No it didn't. Cops like to ticket out of state people. Do you really think this has something to do with safety? I think it's more likely because they know those people don't vote in local elections, and are less likely to fight the ticket.
He got a ticket for calling while driving. With compliance dropping again even though we've had some fatalities, the state and major agencies are pressing enforcement to get the driver's attention, with NO warnings permitted. He didn't get ticketed for any of the other things he was complaining about. It sounded to me to just be whining. The cop actually let him off when he could have ticketed him for several things, and just tagged him for an issue that is a zero-tollerance one.
Really? I think the primary focus is revenue generation. They often set up speed traps in locations that will generate the most tickets, not the places that would have the biggest effect on safety.
That may be true is some rural areas or other states. But in my part of LA, it's always because a section of road has traffic moving too far over the speed limit, and some accidents have occurred that draw their attention. It's not uncommon for a 5 lane boulevard to have traffic at 60 mph if there aren't many stoplights, and eventually some pedestrians in the crosswalks get hurt, or collisions at the cross streets happen. Then the enforcement group is out slowing down traffic. In the heavy traffic of So Cal, a cop could pass out all the tickets he wants - there are enough cars and enough infractions to keep him fully busy, so revenue really isn't an issue. But they usually don't.
Originally Posted by Greg Gordon;1010088That doesn't give the an excuse to treat people like crap, and anyway they barely even reach the top ten of most dangerous jobs: [url=http://www.businessinsider.com/the-15-most-dangerous-jobs-in-america-2010-3?op=1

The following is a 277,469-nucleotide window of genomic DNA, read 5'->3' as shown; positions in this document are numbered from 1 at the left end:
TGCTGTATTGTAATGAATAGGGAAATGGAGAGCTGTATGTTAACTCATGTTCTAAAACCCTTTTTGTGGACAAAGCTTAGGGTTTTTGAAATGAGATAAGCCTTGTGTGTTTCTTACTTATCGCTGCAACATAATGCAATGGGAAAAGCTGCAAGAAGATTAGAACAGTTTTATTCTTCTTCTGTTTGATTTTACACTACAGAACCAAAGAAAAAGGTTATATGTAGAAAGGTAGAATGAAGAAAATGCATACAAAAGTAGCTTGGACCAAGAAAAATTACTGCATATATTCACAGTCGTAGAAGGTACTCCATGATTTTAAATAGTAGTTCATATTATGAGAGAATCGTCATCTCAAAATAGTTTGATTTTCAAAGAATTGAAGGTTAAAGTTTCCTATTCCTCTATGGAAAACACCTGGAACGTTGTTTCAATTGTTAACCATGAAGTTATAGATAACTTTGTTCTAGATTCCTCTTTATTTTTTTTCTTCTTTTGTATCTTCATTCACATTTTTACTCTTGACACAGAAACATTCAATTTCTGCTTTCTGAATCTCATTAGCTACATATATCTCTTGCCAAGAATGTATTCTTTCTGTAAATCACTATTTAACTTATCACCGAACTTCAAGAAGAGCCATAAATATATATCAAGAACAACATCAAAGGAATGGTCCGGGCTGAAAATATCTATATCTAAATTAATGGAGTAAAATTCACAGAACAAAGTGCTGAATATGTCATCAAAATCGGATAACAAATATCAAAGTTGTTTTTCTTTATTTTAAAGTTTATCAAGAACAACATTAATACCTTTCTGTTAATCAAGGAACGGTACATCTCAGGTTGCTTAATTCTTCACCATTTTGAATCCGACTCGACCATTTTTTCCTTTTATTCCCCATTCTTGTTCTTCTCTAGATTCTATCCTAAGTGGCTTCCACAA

The 15 Most Dangerous Jobs In America[/url] . Do the people in other lines of work act like jerks and use that excuse?
I have exactly zero experience with cops that do this in 60+ years and way too many stops. Nor have any of my friends or family. Maybe somewhere once upon a time, but it's as likely to be urban legend as it is to be true. You seem to have a bias. The data presented - second hand - by Joe Sr - doesn't support that conclusion in the case at hand.
Cell phone use while driving is nearly a zero tolerance issue here, with three fatal incidents in the last several months. That's what he got. The cop could have tagged him for other things, but DIDN'T.
Also, your stats are misleading. Cops are #12, and it's the highest risk PUBLIC SERVICE job. All the higher ranked ones are commercial, and involve large group accidents (which skews the statistics for an individual's risk). Firefighters are next. Even military soldiers are at less risk!!
Innocent until proven guilty!
That's for lawyers, courts, and trials. I know when I've done something wrong. It's almost always when I'm thinking of my selfish needs and not the risks to others. I've heard it said that 80% of drivers consider themselves "above average drivers". They totally fail simple math! As my daddy taught me, "There is no grey area! It's BLACK and you are lying to yourself!"
Full disclosure: My Dad was a Deputy Sheriff (not involved in traffic at all), and one of my high school buddies was a CHP officer killed at a simple traffic stop by a guy that just robbed a 7-11.